Sunday, October 2, 2011

Johnson, Maureen: The Name of the Star (Shades of London #1)

September 29, 2011
Penguin Young Readers Group
YA Mystery/Supernatural, 372 pages
Acquired and read: Courtesy of my most beloved public library (I was first on the waiting list - oh yeah!); read within approximately six hours

The day Louisiana teenager Rory Deveaux arrives in London marks a memorable occasion. For Rory, it's the start of a new life at a London boarding school. But for many, this will be remembered as the day a series of brutal murders broke out across the city, gruesome crimes mimicking the horrific Jack the Ripper events of more than a century ago.

Soon “Rippermania” takes hold of modern-day London, and the police are left with few leads and no witnesses. Except one. Rory spotted the man police believe to be the prime suspect. But she is the only one who saw him. Even her roommate, who was walking with her at the time, didn't notice the mysterious man. So why can only Rory see him? And more urgently, why has Rory become his next target? In this edge-of-your-seat thriller, full of suspense, humor, and romance, Rory will learn the truth about the secret ghost police of London and discover her own shocking abilities.
The Name of the Star is what you fear.

Except for the whole arriving in London just for the killing spree of the century, Rory's pretty much living the life any Anglophile would die for - living it up in a posh boarding school, a cool roommate, and the possibility of having her head chopped off by the Ripper himself.

Ahem. Yes, I'd take it all except for the last part.

Though I follow her religiously on Twitter, this was the first of Maureen Johnson's books I actually finished (started Suite Scarlett back in senior year, but you know how well that went) and I was absolutely hooked from start to finish. There was a bit of a lag during the whole information dumps about boarding school, but then again I know absolutely nothing about the British education system, so let's take that as a learning experience, shall we?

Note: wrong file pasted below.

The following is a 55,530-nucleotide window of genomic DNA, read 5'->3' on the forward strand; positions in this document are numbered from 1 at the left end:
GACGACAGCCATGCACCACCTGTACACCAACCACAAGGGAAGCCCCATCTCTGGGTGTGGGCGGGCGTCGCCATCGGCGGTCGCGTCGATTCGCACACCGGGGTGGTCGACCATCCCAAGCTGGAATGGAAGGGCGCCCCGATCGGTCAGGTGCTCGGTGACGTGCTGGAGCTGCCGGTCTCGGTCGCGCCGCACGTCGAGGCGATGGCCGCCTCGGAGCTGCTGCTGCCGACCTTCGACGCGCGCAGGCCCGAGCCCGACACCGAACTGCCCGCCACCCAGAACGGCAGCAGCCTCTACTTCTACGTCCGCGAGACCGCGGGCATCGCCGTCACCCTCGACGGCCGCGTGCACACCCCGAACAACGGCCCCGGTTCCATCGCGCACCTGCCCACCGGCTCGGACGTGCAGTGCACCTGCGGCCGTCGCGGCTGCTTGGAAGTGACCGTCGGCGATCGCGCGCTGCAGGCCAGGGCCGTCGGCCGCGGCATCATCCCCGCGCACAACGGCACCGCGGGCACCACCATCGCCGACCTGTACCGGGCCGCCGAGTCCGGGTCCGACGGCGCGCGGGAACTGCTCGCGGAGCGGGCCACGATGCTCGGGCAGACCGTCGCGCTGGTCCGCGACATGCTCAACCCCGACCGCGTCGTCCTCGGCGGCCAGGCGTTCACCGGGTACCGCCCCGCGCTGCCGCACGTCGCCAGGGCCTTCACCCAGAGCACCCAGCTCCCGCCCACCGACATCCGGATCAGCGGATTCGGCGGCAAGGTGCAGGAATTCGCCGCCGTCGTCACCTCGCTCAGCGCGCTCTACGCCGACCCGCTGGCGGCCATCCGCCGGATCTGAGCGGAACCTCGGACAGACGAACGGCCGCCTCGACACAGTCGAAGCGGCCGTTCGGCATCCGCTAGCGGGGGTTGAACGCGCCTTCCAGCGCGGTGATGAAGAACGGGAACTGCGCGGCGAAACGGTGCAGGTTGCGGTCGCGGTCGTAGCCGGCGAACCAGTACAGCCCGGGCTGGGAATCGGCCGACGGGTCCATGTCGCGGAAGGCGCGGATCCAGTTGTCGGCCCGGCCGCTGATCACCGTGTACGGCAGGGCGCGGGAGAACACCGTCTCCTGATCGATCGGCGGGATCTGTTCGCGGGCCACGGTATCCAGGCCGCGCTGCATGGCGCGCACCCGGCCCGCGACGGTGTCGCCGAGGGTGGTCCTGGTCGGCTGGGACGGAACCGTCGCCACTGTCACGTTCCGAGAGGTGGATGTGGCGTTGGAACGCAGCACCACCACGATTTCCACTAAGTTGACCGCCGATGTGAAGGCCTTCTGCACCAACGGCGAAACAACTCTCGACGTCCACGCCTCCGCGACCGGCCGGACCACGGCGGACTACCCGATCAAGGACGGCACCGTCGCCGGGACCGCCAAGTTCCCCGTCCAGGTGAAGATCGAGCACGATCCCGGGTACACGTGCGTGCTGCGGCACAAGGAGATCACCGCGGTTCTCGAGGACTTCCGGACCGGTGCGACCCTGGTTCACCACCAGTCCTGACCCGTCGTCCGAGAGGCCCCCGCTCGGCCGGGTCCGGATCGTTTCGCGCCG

In any case, there's loads of cool accented words and slang (personal favorite: "I survived November 9th and All I Got was This Bloody T-Shirt"...I'm a future English major, I've got to love irony), rides on the Tube and, of course, Ripper-mania to keep the action going right up to the last page. And even after that, I went through the acknowledgments, admired the nice author photo on the flap, and drummed my fingers against the cover a few times waiting for a sequel to magically appear in my hands.

It didn't. Ah, well, you can't blame a girl for trying.

What I found particularly awesome about the book was how it followed along with the real Ripper's crimes...and believe me, I would know. (To make a long story short, some psychology classes seem to enjoy freaking their students out for life about venturing out at night...oh, and being a female in any major city? Watch out for your neck, my pretty.)

To sum it up for whoever didn't bother to read everything up there: 

Anglophile + interested about serial killers (just as long as you're not one) = have a go with The Name of the Star. You won't regret it.

Warnings (because I can't close off this review without 'em): Death. Gory, historically accurate, heartbreaking deaths. Please consult a physician if you have any conditions that might leave you with your hands over your heart and a book conspicuously falling to the floor. The Name of the Star is a book about a murderer, not a murderer itself. 

Also, there's quite a bit of macking, a little bit of profanity, and some other innuendo. This is a YA book, you know.

Final verdict: Yes. (I'm sparing you any more of my terrible British imitations. Just...yes.)


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